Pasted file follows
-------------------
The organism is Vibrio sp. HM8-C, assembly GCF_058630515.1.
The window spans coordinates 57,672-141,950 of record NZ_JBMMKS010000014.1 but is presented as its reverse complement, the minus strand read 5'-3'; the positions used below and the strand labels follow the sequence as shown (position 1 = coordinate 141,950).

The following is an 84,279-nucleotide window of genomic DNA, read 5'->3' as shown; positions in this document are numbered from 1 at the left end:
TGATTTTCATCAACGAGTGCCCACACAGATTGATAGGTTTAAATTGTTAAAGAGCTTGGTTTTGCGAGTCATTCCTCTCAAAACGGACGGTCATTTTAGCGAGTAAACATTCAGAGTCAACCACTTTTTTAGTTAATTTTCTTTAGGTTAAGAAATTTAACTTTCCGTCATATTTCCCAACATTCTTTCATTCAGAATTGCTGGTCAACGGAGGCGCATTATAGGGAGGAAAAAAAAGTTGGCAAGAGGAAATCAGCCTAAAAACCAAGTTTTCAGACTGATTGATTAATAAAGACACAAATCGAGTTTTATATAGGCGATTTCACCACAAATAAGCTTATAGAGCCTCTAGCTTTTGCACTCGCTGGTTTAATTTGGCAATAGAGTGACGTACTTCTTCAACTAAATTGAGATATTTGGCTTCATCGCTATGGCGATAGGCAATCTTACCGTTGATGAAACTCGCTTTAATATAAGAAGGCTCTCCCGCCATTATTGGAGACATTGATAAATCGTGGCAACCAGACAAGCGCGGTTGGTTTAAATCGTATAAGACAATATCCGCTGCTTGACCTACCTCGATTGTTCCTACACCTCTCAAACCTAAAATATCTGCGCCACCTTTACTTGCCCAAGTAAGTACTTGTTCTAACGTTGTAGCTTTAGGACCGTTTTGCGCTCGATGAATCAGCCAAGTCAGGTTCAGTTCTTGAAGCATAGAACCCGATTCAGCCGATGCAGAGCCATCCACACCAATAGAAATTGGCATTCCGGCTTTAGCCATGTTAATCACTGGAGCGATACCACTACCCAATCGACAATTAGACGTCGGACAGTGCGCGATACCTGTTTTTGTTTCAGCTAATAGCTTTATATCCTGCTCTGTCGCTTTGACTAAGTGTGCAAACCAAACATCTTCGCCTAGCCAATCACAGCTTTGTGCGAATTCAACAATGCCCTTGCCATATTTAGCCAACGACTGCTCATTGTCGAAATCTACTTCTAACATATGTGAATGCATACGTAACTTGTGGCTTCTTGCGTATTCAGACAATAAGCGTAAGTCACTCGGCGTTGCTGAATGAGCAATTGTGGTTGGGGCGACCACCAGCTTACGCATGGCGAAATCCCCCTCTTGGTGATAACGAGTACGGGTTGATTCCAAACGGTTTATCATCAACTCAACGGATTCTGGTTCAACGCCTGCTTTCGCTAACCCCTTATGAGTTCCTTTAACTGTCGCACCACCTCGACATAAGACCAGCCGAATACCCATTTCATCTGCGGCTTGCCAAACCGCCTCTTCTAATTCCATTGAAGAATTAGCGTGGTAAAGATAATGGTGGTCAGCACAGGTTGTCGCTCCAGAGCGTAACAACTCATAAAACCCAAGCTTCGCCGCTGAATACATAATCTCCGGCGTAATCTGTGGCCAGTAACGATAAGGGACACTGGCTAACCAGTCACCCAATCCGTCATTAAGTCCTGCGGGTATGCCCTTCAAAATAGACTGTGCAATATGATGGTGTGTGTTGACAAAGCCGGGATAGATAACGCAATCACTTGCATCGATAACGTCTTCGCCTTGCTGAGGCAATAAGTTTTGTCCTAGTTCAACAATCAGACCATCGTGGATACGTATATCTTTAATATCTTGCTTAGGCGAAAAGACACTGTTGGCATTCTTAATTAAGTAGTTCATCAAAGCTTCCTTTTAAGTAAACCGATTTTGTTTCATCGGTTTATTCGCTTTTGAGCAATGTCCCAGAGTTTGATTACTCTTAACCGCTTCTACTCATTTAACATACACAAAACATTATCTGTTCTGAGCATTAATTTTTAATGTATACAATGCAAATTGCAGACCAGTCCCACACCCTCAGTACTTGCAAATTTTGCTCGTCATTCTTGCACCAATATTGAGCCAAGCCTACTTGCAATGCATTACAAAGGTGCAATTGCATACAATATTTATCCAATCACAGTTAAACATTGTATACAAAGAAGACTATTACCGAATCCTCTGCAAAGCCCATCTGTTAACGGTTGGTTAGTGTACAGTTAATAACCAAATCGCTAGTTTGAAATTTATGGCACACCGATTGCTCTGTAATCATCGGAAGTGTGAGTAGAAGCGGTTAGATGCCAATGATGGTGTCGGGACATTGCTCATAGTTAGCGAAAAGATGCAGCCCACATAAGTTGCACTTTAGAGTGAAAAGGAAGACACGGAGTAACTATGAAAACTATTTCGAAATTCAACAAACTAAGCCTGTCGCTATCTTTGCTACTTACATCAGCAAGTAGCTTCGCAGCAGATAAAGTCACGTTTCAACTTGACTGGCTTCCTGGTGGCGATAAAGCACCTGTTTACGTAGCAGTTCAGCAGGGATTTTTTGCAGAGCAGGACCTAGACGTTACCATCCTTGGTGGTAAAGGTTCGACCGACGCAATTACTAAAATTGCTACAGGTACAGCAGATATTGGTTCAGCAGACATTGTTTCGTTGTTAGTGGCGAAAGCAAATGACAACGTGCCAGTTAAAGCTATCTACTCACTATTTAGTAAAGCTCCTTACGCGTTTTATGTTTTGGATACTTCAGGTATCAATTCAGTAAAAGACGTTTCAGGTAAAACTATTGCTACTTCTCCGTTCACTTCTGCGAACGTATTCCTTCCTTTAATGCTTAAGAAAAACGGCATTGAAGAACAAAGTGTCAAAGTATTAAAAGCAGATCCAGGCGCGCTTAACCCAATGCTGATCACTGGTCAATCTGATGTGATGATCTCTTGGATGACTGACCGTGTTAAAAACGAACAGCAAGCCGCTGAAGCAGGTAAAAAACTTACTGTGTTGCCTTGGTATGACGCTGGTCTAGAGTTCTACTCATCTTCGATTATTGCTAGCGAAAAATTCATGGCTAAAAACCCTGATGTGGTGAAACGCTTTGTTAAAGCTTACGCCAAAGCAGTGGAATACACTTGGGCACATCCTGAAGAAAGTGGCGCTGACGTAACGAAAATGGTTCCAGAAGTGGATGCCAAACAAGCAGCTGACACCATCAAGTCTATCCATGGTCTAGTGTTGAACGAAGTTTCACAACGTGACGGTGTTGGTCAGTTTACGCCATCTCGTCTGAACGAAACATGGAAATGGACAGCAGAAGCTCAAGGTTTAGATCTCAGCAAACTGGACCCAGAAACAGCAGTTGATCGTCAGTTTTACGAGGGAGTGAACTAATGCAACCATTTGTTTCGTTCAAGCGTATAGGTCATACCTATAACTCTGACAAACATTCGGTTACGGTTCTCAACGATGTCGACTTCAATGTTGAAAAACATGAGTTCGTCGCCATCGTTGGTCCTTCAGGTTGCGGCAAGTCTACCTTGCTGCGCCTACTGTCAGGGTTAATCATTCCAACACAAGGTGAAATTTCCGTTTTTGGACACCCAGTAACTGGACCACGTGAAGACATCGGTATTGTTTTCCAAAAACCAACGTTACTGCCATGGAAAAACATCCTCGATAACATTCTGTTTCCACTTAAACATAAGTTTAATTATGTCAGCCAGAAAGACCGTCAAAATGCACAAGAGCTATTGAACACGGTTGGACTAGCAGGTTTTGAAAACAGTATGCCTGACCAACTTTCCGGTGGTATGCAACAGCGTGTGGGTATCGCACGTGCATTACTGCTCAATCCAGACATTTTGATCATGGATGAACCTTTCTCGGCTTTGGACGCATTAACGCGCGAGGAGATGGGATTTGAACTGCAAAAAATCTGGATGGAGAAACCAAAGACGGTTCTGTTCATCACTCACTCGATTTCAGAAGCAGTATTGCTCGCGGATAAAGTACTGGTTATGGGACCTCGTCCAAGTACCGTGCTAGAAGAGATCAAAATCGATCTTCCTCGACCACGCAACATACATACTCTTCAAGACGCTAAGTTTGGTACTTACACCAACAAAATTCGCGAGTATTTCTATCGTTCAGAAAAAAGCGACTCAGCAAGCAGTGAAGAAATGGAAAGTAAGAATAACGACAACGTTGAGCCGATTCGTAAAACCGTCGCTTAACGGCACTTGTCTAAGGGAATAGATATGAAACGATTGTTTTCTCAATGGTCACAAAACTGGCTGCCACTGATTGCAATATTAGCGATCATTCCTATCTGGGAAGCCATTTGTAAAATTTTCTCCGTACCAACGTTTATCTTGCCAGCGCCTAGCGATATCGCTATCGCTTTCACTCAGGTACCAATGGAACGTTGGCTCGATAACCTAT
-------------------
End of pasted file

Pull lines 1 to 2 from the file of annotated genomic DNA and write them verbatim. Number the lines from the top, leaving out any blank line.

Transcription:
The organism is Vibrio sp. HM8-C, assembly GCF_058630515.1.
The window spans coordinates 57,672-141,950 of record NZ_JBMMKS010000014.1 but is presented as its reverse complement, the minus strand read 5'-3'; the positions used below and the strand labels follow the sequence as shown (position 1 = coordinate 141,950).